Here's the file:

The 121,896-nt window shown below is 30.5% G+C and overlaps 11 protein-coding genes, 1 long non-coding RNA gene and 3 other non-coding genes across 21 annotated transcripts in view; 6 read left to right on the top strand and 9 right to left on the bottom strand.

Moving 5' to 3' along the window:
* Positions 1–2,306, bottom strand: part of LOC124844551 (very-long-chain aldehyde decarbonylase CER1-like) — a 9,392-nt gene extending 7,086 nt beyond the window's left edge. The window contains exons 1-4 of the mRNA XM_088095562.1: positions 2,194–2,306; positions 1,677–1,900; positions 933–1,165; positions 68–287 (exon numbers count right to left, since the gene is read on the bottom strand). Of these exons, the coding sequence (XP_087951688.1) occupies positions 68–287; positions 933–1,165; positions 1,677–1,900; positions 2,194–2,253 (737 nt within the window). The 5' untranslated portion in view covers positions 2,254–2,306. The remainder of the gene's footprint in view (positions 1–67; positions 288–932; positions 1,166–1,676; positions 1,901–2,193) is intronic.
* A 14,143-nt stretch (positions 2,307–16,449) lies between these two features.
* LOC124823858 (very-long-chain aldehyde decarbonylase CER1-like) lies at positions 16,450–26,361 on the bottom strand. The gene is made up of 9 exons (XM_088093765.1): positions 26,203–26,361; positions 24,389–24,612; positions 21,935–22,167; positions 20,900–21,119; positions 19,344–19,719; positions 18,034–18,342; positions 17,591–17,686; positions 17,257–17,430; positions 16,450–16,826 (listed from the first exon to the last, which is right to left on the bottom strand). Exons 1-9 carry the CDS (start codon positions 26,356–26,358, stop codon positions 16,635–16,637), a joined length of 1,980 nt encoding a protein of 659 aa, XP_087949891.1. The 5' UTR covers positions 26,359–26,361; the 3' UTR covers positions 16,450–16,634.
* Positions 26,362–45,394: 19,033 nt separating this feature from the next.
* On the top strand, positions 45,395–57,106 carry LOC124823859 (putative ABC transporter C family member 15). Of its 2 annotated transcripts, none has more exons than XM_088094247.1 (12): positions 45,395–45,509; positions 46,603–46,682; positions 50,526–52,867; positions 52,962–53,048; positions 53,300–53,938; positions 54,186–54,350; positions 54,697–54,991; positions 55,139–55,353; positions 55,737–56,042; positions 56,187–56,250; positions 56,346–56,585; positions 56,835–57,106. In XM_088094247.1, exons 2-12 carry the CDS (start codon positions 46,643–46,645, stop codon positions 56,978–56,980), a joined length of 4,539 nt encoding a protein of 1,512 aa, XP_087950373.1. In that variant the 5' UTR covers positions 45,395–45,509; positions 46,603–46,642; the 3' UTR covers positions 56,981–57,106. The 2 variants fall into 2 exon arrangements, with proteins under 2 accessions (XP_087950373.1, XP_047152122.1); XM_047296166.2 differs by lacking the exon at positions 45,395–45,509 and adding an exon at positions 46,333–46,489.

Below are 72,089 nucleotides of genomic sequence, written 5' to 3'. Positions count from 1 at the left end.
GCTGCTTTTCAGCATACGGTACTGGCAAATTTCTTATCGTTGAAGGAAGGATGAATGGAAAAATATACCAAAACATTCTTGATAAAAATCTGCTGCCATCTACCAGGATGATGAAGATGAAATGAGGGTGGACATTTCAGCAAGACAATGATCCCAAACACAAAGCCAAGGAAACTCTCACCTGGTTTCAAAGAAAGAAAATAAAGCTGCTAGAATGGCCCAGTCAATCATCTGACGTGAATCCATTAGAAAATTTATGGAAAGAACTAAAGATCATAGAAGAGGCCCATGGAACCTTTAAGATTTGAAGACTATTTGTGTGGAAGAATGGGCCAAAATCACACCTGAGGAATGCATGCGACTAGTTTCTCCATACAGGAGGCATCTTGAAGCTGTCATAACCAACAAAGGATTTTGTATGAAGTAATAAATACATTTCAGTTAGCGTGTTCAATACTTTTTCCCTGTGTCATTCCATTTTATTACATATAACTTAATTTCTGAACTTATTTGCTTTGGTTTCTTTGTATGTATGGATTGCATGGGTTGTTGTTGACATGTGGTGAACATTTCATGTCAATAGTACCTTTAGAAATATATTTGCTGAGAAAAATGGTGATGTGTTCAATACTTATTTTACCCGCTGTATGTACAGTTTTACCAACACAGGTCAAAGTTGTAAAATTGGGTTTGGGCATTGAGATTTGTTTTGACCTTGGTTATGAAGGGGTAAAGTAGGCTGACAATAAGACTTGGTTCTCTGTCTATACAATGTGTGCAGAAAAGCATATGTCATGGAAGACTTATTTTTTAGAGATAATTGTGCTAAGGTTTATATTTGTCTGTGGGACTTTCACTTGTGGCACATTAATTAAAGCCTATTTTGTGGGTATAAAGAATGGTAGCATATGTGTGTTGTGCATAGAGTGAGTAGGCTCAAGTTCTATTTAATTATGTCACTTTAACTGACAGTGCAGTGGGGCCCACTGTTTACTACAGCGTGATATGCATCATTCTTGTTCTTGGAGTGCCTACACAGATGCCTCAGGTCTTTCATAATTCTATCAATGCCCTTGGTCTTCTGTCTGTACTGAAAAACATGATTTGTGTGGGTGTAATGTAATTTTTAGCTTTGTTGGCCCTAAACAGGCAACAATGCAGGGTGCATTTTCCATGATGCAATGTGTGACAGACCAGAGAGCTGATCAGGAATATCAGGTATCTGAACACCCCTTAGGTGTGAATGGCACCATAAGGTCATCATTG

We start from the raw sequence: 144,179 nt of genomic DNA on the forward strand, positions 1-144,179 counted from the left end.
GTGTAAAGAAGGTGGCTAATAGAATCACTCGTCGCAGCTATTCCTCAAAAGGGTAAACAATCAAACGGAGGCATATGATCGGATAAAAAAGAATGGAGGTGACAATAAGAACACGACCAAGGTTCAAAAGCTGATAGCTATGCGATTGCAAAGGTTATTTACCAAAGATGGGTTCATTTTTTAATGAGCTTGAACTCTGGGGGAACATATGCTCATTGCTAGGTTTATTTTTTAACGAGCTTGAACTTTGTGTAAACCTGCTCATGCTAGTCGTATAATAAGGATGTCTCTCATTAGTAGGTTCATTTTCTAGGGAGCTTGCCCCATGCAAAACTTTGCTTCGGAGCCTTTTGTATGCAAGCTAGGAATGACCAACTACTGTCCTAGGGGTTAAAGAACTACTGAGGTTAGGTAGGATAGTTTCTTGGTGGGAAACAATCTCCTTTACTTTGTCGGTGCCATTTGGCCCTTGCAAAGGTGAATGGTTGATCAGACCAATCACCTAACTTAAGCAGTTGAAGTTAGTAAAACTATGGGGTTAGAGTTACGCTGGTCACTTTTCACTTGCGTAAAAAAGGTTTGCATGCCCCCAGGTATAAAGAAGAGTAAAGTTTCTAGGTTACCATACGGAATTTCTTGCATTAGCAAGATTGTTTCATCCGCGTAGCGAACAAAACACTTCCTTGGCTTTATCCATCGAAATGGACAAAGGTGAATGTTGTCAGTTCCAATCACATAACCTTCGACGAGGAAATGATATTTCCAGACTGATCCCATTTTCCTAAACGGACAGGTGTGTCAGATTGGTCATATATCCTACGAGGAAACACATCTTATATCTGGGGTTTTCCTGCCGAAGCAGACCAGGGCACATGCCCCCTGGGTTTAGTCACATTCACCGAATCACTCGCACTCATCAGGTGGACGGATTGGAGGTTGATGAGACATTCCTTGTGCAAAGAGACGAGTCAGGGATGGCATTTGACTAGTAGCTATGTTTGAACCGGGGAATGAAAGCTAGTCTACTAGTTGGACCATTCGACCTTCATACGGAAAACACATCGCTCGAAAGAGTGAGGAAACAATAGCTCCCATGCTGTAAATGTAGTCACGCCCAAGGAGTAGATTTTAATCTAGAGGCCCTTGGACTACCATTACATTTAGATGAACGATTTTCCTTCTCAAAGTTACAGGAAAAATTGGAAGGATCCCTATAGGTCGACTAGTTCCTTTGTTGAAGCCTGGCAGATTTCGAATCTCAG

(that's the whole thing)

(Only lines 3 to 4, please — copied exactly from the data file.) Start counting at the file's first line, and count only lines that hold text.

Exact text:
* Positions 1–2,306, bottom strand: part of LOC124844551 (very-long-chain aldehyde decarbonylase CER1-like) — a 9,392-nt gene extending 7,086 nt beyond the window's left edge. The window contains exons 1-4 of the mRNA XM_088095562.1: positions 2,194–2,306; positions 1,677–1,900; positions 933–1,165; positions 68–287 (exon numbers count right to left, since the gene is read on the bottom strand). Of these exons, the coding sequence (XP_087951688.1) occupies positions 68–287; positions 933–1,165; positions 1,677–1,900; positions 2,194–2,253 (737 nt within the window). The 5' untranslated portion in view covers positions 2,254–2,306. The remainder of the gene's footprint in view (positions 1–67; positions 288–932; positions 1,166–1,676; positions 1,901–2,193) is intronic.
* A 14,143-nt stretch (positions 2,307–16,449) lies between these two features.